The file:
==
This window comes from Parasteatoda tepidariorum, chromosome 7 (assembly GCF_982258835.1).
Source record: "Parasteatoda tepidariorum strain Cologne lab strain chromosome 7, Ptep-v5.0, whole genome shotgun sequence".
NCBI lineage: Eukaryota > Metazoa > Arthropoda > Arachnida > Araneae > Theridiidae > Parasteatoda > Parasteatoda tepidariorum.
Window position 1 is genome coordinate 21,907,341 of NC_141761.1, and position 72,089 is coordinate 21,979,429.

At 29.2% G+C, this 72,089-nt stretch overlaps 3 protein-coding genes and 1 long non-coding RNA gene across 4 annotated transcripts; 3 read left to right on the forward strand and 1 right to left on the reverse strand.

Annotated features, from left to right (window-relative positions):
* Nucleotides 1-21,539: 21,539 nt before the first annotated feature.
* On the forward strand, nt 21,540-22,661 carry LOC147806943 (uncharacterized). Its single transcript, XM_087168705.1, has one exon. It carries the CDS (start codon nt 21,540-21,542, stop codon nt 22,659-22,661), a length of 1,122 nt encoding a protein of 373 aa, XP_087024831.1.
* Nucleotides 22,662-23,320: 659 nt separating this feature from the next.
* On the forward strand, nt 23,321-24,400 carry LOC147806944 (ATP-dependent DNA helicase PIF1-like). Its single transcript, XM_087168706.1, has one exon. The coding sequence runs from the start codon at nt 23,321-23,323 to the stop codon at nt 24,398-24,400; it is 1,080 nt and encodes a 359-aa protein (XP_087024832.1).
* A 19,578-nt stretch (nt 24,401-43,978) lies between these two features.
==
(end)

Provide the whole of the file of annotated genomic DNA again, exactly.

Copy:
This window comes from Parasteatoda tepidariorum, chromosome 7 (assembly GCF_982258835.1).
Source record: "Parasteatoda tepidariorum strain Cologne lab strain chromosome 7, Ptep-v5.0, whole genome shotgun sequence".
NCBI lineage: Eukaryota > Metazoa > Arthropoda > Arachnida > Araneae > Theridiidae > Parasteatoda > Parasteatoda tepidariorum.
Window position 1 is genome coordinate 21,907,341 of NC_141761.1, and position 72,089 is coordinate 21,979,429.

At 29.2% G+C, this 72,089-nt stretch overlaps 3 protein-coding genes and 1 long non-coding RNA gene across 4 annotated transcripts; 3 read left to right on the forward strand and 1 right to left on the reverse strand.

Annotated features, from left to right (window-relative positions):
* Nucleotides 1-21,539: 21,539 nt before the first annotated feature.
* On the forward strand, nt 21,540-22,661 carry LOC147806943 (uncharacterized). Its single transcript, XM_087168705.1, has one exon. It carries the CDS (start codon nt 21,540-21,542, stop codon nt 22,659-22,661), a length of 1,122 nt encoding a protein of 373 aa, XP_087024831.1.
* Nucleotides 22,662-23,320: 659 nt separating this feature from the next.
* On the forward strand, nt 23,321-24,400 carry LOC147806944 (ATP-dependent DNA helicase PIF1-like). Its single transcript, XM_087168706.1, has one exon. The coding sequence runs from the start codon at nt 23,321-23,323 to the stop codon at nt 24,398-24,400; it is 1,080 nt and encodes a 359-aa protein (XP_087024832.1).
* A 19,578-nt stretch (nt 24,401-43,978) lies between these two features.